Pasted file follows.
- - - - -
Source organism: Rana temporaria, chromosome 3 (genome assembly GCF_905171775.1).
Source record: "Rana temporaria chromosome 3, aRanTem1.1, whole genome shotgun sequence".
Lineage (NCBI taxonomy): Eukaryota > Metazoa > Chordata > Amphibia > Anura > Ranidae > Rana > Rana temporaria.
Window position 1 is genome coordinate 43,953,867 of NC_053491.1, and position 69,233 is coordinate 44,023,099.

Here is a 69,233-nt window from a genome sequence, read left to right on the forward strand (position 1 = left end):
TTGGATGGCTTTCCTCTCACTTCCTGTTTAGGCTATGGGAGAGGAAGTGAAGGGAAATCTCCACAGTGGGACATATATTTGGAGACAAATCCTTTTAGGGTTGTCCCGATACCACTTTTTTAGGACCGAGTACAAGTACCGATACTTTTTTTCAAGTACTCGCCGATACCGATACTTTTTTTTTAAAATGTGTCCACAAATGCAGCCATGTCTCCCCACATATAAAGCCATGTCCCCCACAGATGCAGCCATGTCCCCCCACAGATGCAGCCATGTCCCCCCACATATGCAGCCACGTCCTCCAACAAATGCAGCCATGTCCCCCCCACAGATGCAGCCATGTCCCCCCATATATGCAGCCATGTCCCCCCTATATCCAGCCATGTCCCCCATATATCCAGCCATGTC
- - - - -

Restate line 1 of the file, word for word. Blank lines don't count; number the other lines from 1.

Source organism: Rana temporaria, chromosome 3 (genome assembly GCF_905171775.1).